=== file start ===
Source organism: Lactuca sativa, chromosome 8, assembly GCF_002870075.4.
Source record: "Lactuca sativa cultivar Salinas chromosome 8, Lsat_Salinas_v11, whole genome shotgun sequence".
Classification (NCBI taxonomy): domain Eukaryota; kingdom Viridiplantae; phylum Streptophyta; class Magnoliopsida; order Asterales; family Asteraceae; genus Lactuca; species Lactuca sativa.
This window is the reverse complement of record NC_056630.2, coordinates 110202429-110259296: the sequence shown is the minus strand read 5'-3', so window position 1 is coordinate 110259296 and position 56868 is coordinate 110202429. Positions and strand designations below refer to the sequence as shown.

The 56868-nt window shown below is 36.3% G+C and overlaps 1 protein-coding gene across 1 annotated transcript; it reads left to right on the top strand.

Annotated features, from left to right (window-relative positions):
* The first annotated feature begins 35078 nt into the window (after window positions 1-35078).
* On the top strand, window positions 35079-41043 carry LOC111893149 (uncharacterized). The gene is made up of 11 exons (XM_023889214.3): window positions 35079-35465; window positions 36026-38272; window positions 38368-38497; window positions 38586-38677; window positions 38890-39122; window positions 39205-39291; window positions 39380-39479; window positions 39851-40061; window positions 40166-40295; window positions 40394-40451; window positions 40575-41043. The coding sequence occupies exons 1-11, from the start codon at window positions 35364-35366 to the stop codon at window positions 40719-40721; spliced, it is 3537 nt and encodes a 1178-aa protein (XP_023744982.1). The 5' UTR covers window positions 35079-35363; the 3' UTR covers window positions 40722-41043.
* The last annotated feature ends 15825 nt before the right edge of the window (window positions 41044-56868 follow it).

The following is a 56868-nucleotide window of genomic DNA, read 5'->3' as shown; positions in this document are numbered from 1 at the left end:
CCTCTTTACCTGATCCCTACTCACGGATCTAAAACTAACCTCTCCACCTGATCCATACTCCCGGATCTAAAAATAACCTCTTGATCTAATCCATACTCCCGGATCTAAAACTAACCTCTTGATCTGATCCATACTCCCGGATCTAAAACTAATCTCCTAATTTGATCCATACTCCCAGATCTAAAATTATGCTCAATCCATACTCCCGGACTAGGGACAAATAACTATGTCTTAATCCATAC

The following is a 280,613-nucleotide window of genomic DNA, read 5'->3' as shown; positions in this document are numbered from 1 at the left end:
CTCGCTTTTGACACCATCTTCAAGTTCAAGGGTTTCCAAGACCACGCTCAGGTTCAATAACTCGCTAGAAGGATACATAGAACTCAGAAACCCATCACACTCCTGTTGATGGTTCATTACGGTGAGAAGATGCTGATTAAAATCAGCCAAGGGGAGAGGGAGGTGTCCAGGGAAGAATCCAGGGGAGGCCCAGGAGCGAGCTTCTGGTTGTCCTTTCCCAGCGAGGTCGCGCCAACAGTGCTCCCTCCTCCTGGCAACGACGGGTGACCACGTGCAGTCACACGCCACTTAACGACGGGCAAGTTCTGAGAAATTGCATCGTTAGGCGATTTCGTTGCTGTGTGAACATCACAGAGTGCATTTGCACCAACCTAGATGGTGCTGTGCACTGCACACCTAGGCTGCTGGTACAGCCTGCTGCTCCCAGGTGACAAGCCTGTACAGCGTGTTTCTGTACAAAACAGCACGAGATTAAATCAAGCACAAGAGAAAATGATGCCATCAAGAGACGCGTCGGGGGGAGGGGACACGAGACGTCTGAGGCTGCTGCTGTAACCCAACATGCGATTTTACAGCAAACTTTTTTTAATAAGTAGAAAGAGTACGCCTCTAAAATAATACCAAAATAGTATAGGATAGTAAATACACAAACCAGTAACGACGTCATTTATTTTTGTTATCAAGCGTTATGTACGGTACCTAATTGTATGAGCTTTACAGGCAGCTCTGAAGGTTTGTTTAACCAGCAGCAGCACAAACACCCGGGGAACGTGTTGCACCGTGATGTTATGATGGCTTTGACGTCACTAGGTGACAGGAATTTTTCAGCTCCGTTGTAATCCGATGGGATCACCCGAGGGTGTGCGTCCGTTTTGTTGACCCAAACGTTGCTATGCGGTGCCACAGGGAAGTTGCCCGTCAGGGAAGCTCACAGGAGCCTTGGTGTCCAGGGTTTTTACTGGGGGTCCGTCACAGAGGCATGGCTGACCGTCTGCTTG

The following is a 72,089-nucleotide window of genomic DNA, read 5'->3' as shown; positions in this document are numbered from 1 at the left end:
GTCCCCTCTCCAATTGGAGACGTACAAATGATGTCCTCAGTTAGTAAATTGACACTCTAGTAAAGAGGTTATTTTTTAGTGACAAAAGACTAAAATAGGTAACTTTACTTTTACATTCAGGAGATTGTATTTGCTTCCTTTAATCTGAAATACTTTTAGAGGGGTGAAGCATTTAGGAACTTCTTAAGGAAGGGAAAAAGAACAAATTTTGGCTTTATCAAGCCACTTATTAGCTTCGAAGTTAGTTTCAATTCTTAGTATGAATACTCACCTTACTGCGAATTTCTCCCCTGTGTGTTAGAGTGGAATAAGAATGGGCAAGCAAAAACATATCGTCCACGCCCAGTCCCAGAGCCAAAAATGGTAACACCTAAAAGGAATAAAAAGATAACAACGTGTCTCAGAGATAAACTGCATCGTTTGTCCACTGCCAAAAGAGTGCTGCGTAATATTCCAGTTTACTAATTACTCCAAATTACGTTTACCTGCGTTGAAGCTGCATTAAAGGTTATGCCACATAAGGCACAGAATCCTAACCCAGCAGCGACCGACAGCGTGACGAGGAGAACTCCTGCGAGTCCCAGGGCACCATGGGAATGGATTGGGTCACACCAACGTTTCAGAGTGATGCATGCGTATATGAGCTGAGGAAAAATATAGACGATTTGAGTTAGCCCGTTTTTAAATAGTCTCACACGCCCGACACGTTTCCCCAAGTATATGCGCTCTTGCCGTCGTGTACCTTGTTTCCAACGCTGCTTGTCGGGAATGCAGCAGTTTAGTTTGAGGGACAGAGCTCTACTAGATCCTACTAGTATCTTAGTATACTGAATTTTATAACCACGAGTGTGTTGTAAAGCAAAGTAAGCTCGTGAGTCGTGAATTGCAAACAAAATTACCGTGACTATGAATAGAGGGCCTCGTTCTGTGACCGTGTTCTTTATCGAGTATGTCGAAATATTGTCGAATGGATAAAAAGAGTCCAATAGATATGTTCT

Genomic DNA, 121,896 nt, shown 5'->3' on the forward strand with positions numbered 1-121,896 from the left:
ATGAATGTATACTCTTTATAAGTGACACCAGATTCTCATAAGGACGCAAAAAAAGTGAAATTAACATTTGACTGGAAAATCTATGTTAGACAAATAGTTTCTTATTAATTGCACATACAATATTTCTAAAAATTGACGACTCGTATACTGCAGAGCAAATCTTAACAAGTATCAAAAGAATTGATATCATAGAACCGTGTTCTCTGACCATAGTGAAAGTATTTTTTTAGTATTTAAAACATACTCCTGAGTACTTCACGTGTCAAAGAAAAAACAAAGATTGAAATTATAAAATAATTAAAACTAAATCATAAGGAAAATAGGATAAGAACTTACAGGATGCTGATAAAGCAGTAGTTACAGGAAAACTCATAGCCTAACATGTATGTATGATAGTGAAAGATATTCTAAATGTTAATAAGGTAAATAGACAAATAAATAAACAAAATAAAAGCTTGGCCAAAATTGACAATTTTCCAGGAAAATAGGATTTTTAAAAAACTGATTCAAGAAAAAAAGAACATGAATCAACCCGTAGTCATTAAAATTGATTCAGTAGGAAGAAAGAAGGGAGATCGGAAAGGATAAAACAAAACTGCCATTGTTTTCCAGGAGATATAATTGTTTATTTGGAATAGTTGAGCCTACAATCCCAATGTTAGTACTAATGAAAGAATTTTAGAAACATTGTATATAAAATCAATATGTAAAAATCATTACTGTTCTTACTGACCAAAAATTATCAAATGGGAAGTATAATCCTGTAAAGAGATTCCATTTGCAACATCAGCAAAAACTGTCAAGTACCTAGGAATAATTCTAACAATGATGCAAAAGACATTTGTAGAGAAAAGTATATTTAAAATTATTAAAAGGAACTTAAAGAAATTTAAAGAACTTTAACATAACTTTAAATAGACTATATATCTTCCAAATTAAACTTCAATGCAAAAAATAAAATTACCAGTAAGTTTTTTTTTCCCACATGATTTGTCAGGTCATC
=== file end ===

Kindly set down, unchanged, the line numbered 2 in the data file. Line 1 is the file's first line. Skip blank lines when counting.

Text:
Source record: "Lactuca sativa cultivar Salinas chromosome 8, Lsat_Salinas_v11, whole genome shotgun sequence".